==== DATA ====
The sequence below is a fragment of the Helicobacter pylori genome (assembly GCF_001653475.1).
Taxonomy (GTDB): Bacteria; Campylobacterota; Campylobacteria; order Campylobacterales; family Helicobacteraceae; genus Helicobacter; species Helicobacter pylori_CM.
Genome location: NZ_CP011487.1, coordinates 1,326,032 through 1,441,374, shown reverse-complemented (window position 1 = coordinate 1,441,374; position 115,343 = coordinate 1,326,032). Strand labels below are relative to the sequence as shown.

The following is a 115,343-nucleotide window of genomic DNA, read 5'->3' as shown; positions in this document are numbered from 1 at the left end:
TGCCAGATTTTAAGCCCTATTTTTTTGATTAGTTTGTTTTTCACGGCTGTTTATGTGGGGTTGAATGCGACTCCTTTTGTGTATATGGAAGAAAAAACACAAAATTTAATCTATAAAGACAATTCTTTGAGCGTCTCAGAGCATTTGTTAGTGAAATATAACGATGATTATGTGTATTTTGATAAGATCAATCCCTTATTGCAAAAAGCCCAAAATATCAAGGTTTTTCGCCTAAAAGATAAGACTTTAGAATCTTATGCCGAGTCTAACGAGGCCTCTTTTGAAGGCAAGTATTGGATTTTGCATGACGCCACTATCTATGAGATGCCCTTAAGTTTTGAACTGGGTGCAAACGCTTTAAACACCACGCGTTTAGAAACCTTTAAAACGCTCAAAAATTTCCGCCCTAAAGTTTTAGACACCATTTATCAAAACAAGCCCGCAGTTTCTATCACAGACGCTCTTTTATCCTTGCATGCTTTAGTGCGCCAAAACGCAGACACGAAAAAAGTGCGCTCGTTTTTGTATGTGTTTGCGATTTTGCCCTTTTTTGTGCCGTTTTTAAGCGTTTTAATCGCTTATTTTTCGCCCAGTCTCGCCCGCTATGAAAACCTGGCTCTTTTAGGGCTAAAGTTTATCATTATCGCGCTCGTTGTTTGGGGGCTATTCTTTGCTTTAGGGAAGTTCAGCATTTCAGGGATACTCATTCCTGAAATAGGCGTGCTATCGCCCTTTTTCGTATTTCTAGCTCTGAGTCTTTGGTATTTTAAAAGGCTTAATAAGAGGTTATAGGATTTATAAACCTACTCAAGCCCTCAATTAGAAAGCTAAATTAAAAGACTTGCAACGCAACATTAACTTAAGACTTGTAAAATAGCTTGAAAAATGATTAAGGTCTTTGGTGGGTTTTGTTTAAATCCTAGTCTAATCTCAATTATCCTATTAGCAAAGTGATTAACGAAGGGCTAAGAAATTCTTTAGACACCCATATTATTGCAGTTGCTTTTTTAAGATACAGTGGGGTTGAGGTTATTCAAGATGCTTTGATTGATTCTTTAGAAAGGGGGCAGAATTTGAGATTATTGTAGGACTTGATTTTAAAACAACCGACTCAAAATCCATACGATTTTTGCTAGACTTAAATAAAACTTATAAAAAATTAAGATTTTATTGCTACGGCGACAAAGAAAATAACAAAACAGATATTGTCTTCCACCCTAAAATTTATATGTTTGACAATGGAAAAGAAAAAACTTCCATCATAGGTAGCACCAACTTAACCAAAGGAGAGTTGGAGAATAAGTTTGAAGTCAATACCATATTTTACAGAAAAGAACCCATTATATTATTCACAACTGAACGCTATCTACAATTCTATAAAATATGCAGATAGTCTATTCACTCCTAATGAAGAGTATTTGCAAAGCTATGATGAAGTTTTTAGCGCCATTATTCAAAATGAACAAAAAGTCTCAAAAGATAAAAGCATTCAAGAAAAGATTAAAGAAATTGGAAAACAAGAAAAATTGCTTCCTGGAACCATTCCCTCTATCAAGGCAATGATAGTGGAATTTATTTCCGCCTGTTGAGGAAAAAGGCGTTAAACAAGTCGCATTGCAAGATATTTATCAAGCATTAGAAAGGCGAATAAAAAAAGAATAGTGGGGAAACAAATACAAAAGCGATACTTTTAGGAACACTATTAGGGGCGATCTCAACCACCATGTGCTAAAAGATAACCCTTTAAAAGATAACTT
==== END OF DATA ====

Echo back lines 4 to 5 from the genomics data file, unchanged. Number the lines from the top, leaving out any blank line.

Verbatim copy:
The following is a 115,343-nucleotide window of genomic DNA, read 5'->3' as shown; positions in this document are numbered from 1 at the left end:
TGCCAGATTTTAAGCCCTATTTTTTTGATTAGTTTGTTTTTCACGGCTGTTTATGTGGGGTTGAATGCGACTCCTTTTGTGTATATGGAAGAAAAAACACAAAATTTAATCTATAAAGACAATTCTTTGAGCGTCTCAGAGCATTTGTTAGTGAAATATAACGATGATTATGTGTATTTTGATAAGATCAATCCCTTATTGCAAAAAGCCCAAAATATCAAGGTTTTTCGCCTAAAAGATAAGACTTTAGAATCTTATGCCGAGTCTAACGAGGCCTCTTTTGAAGGCAAGTATTGGATTTTGCATGACGCCACTATCTATGAGATGCCCTTAAGTTTTGAACTGGGTGCAAACGCTTTAAACACCACGCGTTTAGAAACCTTTAAAACGCTCAAAAATTTCCGCCCTAAAGTTTTAGACACCATTTATCAAAACAAGCCCGCAGTTTCTATCACAGACGCTCTTTTATCCTTGCATGCTTTAGTGCGCCAAAACGCAGACACGAAAAAAGTGCGCTCGTTTTTGTATGTGTTTGCGATTTTGCCCTTTTTTGTGCCGTTTTTAAGCGTTTTAATCGCTTATTTTTCGCCCAGTCTCGCCCGCTATGAAAACCTGGCTCTTTTAGGGCTAAAGTTTATCATTATCGCGCTCGTTGTTTGGGGGCTATTCTTTGCTTTAGGGAAGTTCAGCATTTCAGGGATACTCATTCCTGAAATAGGCGTGCTATCGCCCTTTTTCGTATTTCTAGCTCTGAGTCTTTGGTATTTTAAAAGGCTTAATAAGAGGTTATAGGATTTATAAACCTACTCAAGCCCTCAATTAGAAAGCTAAATTAAAAGACTTGCAACGCAACATTAACTTAAGACTTGTAAAATAGCTTGAAAAATGATTAAGGTCTTTGGTGGGTTTTGTTTAAATCCTAGTCTAATCTCAATTATCCTATTAGCAAAGTGATTAACGAAGGGCTAAGAAATTCTTTAGACACCCATATTATTGCAGTTGCTTTTTTAAGATACAGTGGGGTTGAGGTTATTCAAGATGCTTTGATTGATTCTTTAGAAAGGGGGCAGAATTTGAGATTATTGTAGGACTTGATTTTAAAACAACCGACTCAAAATCCATACGATTTTTGCTAGACTTAAATAAAACTTATAAAAAATTAAGATTTTATTGCTACGGCGACAAAGAAAATAACAAAACAGATATTGTCTTCCACCCTAAAATTTATATGTTTGACAATGGAAAAGAAAAAACTTCCATCATAGGTAGCACCAACTTAACCAAAGGAGAGTTGGAGAATAAGTTTGAAGTCAATACCATATTTTACAGAAAAGAACCCATTATATTATTCACAACTGAACGCTATCTACAATTCTATAAAATATGCAGATAGTCTATTCACTCCTAATGAAGAGTATTTGCAAAGCTATGATGAAGTTTTTAGCGCCATTATTCAAAATGAACAAAAAGTCTCAAAAGATAAAAGCATTCAAGAAAAGATTAAAGAAATTGGAAAACAAGAAAAATTGCTTCCTGGAACCATTCCCTCTATCAAGGCAATGATAGTGGAATTTATTTCCGCCTGTTGAGGAAAAAGGCGTTAAACAAGTCGCATTGCAAGATATTTATCAAGCATTAGAAAGGCGAATAAAAAAAGAATAGTGGGGAAACAAATACAAAAGCGATACTTTTAGGAACACTATTAGGGGCGATCTCAACCACCATGTGCTAAAAGATAACCCTTTAAAAGATAACTT